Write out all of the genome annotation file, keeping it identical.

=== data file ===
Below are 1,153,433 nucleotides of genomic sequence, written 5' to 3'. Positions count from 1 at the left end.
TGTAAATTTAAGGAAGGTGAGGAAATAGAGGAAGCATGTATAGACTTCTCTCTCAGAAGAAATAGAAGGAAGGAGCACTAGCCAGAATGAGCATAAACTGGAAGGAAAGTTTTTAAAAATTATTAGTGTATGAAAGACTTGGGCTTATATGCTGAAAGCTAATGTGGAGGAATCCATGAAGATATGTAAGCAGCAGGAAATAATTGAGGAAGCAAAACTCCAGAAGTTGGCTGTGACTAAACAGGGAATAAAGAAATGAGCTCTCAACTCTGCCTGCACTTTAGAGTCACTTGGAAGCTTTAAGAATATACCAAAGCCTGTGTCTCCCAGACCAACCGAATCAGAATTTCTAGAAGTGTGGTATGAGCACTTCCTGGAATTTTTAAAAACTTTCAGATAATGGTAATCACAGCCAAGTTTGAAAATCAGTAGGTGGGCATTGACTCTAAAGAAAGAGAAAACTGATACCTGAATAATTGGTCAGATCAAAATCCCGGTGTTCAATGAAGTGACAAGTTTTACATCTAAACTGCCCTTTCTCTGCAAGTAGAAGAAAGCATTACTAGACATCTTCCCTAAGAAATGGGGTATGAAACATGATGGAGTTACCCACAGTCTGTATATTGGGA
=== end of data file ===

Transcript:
Below are 1,153,433 nucleotides of genomic sequence, written 5' to 3'. Positions count from 1 at the left end.
TGTAAATTTAAGGAAGGTGAGGAAATAGAGGAAGCATGTATAGACTTCTCTCTCAGAAGAAATAGAAGGAAGGAGCACTAGCCAGAATGAGCATAAACTGGAAGGAAAGTTTTTAAAAATTATTAGTGTATGAAAGACTTGGGCTTATATGCTGAAAGCTAATGTGGAGGAATCCATGAAGATATGTAAGCAGCAGGAAATAATTGAGGAAGCAAAACTCCAGAAGTTGGCTGTGACTAAACAGGGAATAAAGAAATGAGCTCTCAACTCTGCCTGCACTTTAGAGTCACTTGGAAGCTTTAAGAATATACCAAAGCCTGTGTCTCCCAGACCAACCGAATCAGAATTTCTAGAAGTGTGGTATGAGCACTTCCTGGAATTTTTAAAAACTTTCAGATAATGGTAATCACAGCCAAGTTTGAAAATCAGTAGGTGGGCATTGACTCTAAAGAAAGAGAAAACTGATACCTGAATAATTGGTCAGATCAAAATCCCGGTGTTCAATGAAGTGACAAGTTTTACATCTAAACTGCCCTTTCTCTGCAAGTAGAAGAAAGCATTACTAGACATCTTCCCTAAGAAATGGGGTATGAAACATGATGGAGTTACCCACAGTCTGTATATTGGGA